Steamboat school board conflicted over funding maintenance over new classrooms
June 26, 2017
A conflicted Steamboat Springs School Board wrestled Monday night with the balance between the school district's responsibility to catch up with long-deferred maintenance – old roofs and a deteriorating outdoor athletic complex – and the higher calling of building new classrooms to enhance the delivery of education to the community's children.
The calendar for putting a funding question to the district's voters in November is steadily narrowing; the board has another special meeting scheduled for July 18, when a decision is due.
As of June 26, it appears the board may be leaning toward asking the voters' permission to attack deferred maintenance projects, estimated to cost between $13 million and $18 million, and using bonded indebtedness to fund the projects.
The heartburn for school board members arrives in the form of knowing that they'll have to go back to the voters for a second phase as soon as 2018 to ask for larger sums of money if they are to address overcrowded schools by adding classrooms to Steamboat Springs High School, or building a new elementary school for an estimated $39 million — minus site work — or perhaps both.
"I think this is the tip of the iceberg right now," school board member Margaret Huron said. "Right now, we need to maintain the resources we already have in existence, things that can't go on for another couple of years. And everything is moving on – the (school building) roofs are still there, aging. I'm eager to move on to phase two. But as a citizen, we have to do something for these ongoing issues like these electrical panels in the schools. They're aging, just like I am, and we've got to keep up with them."
District Finance Director Mark Rydberg presented the board with some strategies for attacking deferred maintenance that he assembled with the help of the district's executive committee. Rydberg unveiled three bond proposals that would allow the district to borrow sufficient funds to tackle different levels of deferred maintenance at three levels of borrowing — $12.9 million, $15.3 million and $17.9 million.
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In all three cases, the debt service on the bonds would be funded with an "ongoing capital construction mill levy,” which is allowed under state law.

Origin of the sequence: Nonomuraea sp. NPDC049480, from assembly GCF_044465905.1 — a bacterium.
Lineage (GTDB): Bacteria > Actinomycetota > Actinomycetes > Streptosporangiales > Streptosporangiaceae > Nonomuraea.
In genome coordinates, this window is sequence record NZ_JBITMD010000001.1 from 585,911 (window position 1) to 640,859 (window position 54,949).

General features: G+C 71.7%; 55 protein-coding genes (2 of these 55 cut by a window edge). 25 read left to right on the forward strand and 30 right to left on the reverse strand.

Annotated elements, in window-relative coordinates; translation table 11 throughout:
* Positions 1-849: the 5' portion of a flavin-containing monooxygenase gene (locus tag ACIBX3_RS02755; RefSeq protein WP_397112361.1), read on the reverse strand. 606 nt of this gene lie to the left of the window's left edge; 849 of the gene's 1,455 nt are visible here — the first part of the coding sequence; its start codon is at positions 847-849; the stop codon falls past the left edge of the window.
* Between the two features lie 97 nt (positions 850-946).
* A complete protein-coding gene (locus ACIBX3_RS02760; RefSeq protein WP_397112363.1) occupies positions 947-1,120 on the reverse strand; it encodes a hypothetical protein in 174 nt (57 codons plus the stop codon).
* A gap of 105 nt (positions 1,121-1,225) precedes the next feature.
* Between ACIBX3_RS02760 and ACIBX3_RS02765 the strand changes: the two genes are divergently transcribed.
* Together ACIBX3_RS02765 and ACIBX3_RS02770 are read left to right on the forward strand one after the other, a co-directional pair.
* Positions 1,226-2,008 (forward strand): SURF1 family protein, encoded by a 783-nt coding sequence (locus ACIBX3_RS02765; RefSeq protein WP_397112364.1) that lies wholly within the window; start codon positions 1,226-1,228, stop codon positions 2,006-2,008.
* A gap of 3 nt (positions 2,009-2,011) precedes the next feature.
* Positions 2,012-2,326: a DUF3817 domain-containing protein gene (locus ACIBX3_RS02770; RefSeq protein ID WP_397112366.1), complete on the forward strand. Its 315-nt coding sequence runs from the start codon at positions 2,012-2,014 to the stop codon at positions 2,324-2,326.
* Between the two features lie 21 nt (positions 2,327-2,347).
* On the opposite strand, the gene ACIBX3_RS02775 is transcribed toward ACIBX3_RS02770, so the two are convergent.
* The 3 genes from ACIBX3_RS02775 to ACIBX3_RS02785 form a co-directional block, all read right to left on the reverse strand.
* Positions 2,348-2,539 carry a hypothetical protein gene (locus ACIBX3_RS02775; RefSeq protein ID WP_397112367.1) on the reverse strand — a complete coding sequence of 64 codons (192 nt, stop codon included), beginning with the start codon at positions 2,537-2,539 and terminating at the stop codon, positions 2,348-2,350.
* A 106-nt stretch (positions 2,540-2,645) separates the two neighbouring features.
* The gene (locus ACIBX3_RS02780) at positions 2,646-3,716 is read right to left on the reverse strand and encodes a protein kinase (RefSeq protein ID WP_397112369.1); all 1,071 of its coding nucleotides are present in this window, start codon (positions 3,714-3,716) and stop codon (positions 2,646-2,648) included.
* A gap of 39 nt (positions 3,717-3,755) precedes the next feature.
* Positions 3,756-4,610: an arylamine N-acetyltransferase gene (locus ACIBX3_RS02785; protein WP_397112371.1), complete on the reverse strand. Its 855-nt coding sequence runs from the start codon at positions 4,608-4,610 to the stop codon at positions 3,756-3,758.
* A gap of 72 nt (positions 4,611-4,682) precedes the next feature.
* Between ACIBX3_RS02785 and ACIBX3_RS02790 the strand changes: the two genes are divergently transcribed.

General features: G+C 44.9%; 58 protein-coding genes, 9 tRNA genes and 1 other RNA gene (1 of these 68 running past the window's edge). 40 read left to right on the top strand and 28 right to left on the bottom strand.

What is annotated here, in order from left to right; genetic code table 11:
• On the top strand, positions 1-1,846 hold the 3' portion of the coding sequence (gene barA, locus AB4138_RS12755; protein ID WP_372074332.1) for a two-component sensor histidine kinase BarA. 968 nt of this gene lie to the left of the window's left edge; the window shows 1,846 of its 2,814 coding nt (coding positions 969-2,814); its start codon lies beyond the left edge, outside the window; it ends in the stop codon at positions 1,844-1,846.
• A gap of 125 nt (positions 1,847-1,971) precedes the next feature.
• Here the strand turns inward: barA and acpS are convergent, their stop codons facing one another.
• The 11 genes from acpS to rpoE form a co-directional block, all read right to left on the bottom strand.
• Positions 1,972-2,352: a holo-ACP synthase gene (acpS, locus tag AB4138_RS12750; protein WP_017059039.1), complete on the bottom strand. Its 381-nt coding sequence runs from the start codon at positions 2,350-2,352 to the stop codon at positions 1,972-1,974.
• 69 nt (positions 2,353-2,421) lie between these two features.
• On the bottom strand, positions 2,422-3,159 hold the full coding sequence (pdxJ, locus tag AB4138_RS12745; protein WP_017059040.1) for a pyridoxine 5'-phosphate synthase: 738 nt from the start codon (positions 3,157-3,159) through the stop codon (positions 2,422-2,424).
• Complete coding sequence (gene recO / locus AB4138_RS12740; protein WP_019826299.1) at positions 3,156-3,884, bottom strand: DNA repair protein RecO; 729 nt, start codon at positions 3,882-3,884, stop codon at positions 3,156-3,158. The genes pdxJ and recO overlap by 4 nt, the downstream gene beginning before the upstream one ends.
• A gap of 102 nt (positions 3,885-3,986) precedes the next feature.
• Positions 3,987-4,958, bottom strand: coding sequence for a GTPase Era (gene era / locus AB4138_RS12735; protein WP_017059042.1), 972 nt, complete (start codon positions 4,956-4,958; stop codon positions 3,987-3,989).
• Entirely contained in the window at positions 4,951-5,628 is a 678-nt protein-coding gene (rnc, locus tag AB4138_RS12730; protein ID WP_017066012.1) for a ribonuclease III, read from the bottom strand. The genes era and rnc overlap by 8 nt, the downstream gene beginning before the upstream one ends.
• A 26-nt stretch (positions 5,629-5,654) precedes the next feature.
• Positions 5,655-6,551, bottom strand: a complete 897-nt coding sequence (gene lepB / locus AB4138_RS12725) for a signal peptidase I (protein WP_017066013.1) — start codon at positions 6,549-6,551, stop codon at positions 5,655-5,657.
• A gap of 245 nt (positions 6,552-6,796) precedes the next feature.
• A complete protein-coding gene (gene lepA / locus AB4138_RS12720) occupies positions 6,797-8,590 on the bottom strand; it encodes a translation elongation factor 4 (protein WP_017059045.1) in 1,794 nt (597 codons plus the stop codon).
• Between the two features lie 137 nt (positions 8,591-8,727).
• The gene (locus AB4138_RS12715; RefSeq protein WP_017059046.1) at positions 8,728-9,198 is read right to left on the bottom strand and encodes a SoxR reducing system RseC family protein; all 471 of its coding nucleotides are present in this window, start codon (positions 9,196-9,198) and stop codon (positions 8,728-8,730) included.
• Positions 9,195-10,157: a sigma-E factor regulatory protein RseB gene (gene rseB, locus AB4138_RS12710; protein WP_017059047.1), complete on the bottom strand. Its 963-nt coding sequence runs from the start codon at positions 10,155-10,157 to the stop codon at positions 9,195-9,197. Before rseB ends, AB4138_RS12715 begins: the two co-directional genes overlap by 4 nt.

At the entry level, the district could pursue a $12.9 million, 10-year bond that would address most of the fundamental maintenance concerns recommended by the Community Committee for Education — CC4E. The recommendations include repairs to the stadium at Gardner Field, a resurfaced running track and new all-season turf for a total of $3.6 million. The district could also re-roof all of its neglected roofs — save for the transportation building — for $5.3 million and replace the heating, ventilation and air conditioning equipment at the middle school for $4 million.
Cost estimates for all three projects include budget for construction add-ons and contingencies.
For an additional $2.4 million, Rydberg calculates the district could complete much-needed electrical upgrades at Strawberry Park Elementary School and Steamboat Springs Middle School. In addition, the district could build a security vestibule at the high school, build a bus loop at the high school to reduce traffic congestion and upgrade fire panels district-wide to enhance safety.
For another $2.6 million in bonded indebtedness – $17.9 million – the district could pave the parking lot at North Routt Community Charter School, improve the parking lots at StrawberryPark Elementary and the middle school and build a new science lab and ADA bathroom at Yampa Valley High School.
School board member Roger Good said he's worried that even after all that deferred maintenance is competed, the school district would not be in a position to assure voters it will never again allow the district to fail to keep up with required maintenance in the schools. The only way to do that, Good suggested is to assign an annual set-aside for every square foot of building space the district owns.
"In this room, we've talked about, let's put together a long-term fix," Good said. “I'm concerned about messaging (to the voters). We've said, this is a long-term fix for maintenance. Is it really?"
School Board President Joey Andrews, aware that the half-cent sales tax for education will be up for renewal in 2018, and the Yampa Valley Housing Authority is exploring a property tax for workforce housing during the 2017 election cycle, told the group he's concerned that the voters "will see a crowded ballot in the next five years."
CC4E Chairperson Bette Vandahl reminded the school board that after many community forums, her group found support for a $31 million bond issue that would include $12.7 million for deferred maintenance as well as a $5.7 million addition at the high school and a $3.3 million new gym at Strawberry Park Elementary, among other projects. She added that the committee received very little "blowback from the community," over the addition to the high school.
"I think our recommendations would probably pass this fall," Vandahl said. "I think they are viable."